Keywords: extrapolation-error   extreme-events   extreme-weather   f-script   fabaceae   factor-analysis   fagus-crenata   fagus-engleriana   fagus-grandifolia   fagus-hayatae   fagus-japonica   fagus-longipetiolata   fagus-lucida   fagus-mexicana   fagus-moesiaca   fagus-multinervis   fagus-orientalis   fagus-silvatica   fagus-spp   fagus-sylvatica   fagus-taurica   faidherbia-albida   fallopia-spp   false-observations-propagation   false-positive   family-heritability   fao-ecozones   faostat   fapar   feather-moss   featured-publication   feedback   feedforward-networks   fennoscandia   fertile-islands   fertilization   ficus-altissima   ficus-aurea   ficus-benghalensis   ficus-carica   ficus-citrifolia   ficus-elastica   ficus-macrophylla   ficus-religiosa   field-measurements   filbert   financial-modelling   fine-roots   finland   fir-decline   fire   fire-ecology   fire-emissions   fire-fuel   fire-regimes   fire-season   fire-severity   fise   fish-resources   fitness   fitzroya-cupressoides   flagship-species   flammability   flash-flood   fleshy-fruit   flood-control   flood-frequency   flood-tolerance   flooding-tolerance   floodplain   floodplain-forest   floods   flora   floss   flow-accumulation   flowering-period   flowering-phenology   fluvial   fodder-tree   foliage   food-plant   food-security   food-web   forecast   forest-bioeconomy   forest-biomass   forest-classification   forest-communities   forest-conservation   forest-conversion   forest-damage   forest-degradation   forest-disturbance   forest-dynamics   forest-ecology   forest-ecosystem   forest-ecosystems   forest-edges   inrmm-list-of-tags   postfire-recovery  

Abstract

List of indexed keywords within the transdisciplinary set of domains which relate to the Integrated Natural Resources Modelling and Management (INRMM). In particular, the list of keywords maps the semantic tags in the INRMM Meta-information Database (INRMM-MiD). [\n] The INRMM-MiD records providing this list are accessible by the special tag: inrmm-list-of-tags ( http://mfkp.org/INRMM/tag/inrmm-list-of-tags ). ...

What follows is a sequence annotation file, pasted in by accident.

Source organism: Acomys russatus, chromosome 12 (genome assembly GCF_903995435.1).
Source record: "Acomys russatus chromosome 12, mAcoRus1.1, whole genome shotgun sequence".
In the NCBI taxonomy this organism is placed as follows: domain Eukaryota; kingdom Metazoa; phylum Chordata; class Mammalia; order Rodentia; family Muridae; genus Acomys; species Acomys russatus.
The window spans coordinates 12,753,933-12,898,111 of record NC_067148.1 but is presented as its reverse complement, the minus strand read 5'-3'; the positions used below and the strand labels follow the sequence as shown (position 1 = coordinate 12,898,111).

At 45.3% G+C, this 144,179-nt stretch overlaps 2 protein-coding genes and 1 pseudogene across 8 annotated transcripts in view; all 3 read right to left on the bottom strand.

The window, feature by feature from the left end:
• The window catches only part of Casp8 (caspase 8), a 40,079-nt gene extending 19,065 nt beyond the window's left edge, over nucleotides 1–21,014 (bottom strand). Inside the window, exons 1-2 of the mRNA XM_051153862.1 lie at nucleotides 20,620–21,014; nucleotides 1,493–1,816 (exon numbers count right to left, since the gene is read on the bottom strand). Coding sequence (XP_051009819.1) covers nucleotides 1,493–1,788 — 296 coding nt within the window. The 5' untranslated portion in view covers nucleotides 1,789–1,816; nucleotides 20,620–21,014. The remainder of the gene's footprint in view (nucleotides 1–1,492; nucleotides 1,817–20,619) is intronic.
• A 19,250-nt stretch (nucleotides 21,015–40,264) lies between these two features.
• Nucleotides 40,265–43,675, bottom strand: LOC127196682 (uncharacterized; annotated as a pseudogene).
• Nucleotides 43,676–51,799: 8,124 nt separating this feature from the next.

The EFFIS forest fire atmospheric emission model: application to a major fire event in Portugal

  
Atmospheric Environment, Vol. 84 (February 2014), pp. 355-362, https://doi.org/10.1016/j.atmosenv.2013.11.059
Keywords: effis   fire-emissions   modelling   portugal   wildfires  

Abstract

[Highlights] [::] The new forest fire emission model developed for the EFFIS system is tested. [::] A large forest fire event occurred in 2011 in Portugal was selected for study case. [::] Hourly emissions were calculated for all gas and particulate pollutants. [::] These fire emissions represent more than 90% of the total annual amount emitted. [::] The impact of these forest fire emissions on air quality is also addressed. [Abstract] Forest fires are a major contributor of gaseous and particulate compounds to the atmosphere, impairing air quality ...

This page of the database may be cited as:
Integrated Natural Resources Modelling and Management - Meta-information Database. http://mfkp.org/INRMM/tag/fire-emissions

Publication metadata

Bibtex, RIS, RSS/XML feed, Json, Dublin Core

Meta-information Database (INRMM-MiD).
This database integrates a dedicated meta-information database in CiteULike (the CiteULike INRMM Group) with the meta-information available in Google Scholar, CrossRef and DataCite. The Altmetric database with Article-Level Metrics is also harvested. Part of the provided semantic content (machine-readable) is made even human-readable thanks to the DCMI Dublin Core viewer. Digital preservation of the meta-information indexed within the INRMM-MiD publication records is implemented thanks to the Internet Archive.
The library of INRMM related pubblications may be quickly accessed with the following links.
Search within the whole INRMM meta-information database:
Search only within the INRMM-MiD publication records:
Full-text and abstracts of the publications indexed by the INRMM meta-information database are copyrighted by the respective publishers/authors. They are subject to all applicable copyright protection. The conditions of use of each indexed publication is defined by its copyright owner. Please, be aware that the indexed meta-information entirely relies on voluntary work and constitutes a quite incomplete and not homogeneous work-in-progress.
INRMM-MiD was experimentally established by the Maieutike Research Initiative in 2008 and then improved with the help of several volunteers (with a major technical upgrade in 2011). This new integrated interface is operational since 2014.